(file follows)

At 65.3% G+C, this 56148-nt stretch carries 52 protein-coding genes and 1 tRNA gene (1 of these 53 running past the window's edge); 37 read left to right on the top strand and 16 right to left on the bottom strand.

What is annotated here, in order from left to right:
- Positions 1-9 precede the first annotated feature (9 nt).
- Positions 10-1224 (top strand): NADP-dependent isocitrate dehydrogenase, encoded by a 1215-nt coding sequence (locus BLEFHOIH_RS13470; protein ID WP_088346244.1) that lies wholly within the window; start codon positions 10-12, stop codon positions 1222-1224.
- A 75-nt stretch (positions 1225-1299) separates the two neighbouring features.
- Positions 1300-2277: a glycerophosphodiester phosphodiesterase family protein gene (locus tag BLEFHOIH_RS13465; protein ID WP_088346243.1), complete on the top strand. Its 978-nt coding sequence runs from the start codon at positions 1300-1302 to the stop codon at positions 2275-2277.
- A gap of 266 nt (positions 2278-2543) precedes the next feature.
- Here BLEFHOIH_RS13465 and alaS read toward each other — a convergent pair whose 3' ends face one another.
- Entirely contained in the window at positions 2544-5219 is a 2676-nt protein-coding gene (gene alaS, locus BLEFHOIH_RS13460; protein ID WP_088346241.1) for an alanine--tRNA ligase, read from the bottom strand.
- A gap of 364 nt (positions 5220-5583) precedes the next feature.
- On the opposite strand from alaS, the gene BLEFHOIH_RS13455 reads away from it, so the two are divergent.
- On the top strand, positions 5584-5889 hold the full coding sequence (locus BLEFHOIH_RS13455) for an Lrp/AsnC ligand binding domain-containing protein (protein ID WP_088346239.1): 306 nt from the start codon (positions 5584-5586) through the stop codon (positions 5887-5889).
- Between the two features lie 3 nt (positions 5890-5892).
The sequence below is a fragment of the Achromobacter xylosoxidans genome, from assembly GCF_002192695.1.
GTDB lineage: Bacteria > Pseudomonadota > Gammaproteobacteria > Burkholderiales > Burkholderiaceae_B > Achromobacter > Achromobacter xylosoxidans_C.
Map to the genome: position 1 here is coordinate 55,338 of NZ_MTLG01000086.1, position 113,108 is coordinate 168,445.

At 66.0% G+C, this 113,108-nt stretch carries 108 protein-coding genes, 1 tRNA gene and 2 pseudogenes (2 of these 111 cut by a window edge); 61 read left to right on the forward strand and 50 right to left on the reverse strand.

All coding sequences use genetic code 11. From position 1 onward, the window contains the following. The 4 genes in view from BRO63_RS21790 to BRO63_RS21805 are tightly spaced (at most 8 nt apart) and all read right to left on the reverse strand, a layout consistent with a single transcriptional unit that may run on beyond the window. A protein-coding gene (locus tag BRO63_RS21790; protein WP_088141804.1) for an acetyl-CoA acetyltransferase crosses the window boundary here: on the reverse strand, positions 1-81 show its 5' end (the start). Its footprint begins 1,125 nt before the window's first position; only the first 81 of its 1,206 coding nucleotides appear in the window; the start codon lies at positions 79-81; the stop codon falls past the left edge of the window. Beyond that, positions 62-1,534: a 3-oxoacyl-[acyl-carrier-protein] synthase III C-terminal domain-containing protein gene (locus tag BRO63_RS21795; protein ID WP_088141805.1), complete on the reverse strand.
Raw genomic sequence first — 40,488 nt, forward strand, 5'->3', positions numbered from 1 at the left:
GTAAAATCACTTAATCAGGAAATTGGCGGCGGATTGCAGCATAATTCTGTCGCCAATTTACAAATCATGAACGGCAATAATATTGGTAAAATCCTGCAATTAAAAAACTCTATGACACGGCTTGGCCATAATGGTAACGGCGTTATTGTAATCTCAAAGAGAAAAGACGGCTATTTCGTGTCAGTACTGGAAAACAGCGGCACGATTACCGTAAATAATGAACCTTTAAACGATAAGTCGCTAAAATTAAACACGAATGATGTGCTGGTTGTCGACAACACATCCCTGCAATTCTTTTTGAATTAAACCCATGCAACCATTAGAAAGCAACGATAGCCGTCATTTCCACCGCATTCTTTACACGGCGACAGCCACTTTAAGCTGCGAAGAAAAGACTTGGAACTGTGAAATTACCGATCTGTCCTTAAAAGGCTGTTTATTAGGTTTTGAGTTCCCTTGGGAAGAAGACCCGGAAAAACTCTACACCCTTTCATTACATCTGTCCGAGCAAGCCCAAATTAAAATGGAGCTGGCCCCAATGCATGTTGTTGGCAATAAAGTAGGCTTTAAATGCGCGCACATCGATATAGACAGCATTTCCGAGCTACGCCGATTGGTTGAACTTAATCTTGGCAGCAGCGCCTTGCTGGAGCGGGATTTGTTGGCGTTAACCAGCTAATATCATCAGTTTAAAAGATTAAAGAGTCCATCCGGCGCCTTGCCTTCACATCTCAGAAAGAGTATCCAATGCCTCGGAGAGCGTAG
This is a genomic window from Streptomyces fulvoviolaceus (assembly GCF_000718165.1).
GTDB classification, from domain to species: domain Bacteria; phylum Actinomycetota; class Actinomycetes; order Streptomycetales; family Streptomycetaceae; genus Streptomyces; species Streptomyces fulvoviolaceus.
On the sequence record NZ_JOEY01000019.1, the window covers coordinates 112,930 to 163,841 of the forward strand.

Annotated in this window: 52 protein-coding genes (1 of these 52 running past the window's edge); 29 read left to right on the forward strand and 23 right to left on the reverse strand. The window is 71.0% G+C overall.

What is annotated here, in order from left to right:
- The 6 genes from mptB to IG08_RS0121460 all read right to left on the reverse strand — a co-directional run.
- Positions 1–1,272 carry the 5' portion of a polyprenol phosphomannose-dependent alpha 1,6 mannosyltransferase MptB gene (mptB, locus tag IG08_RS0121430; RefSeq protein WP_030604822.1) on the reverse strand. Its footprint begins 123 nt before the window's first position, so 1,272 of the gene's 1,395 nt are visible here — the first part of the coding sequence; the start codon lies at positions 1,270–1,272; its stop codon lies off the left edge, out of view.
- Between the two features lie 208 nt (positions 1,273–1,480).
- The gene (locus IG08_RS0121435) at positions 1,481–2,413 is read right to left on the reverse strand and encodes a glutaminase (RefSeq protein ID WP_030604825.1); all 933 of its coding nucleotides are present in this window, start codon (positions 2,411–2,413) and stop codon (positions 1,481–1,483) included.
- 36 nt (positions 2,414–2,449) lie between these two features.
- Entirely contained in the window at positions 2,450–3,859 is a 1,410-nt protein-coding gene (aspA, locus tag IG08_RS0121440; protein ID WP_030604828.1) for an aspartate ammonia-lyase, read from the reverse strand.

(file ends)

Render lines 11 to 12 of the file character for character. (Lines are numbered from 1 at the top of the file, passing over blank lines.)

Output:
- On the opposite strand from alaS, the gene BLEFHOIH_RS13455 reads away from it, so the two are divergent.
- On the top strand, positions 5584-5889 hold the full coding sequence (locus BLEFHOIH_RS13455) for an Lrp/AsnC ligand binding domain-containing protein (protein ID WP_088346239.1): 306 nt from the start codon (positions 5584-5586) through the stop codon (positions 5887-5889).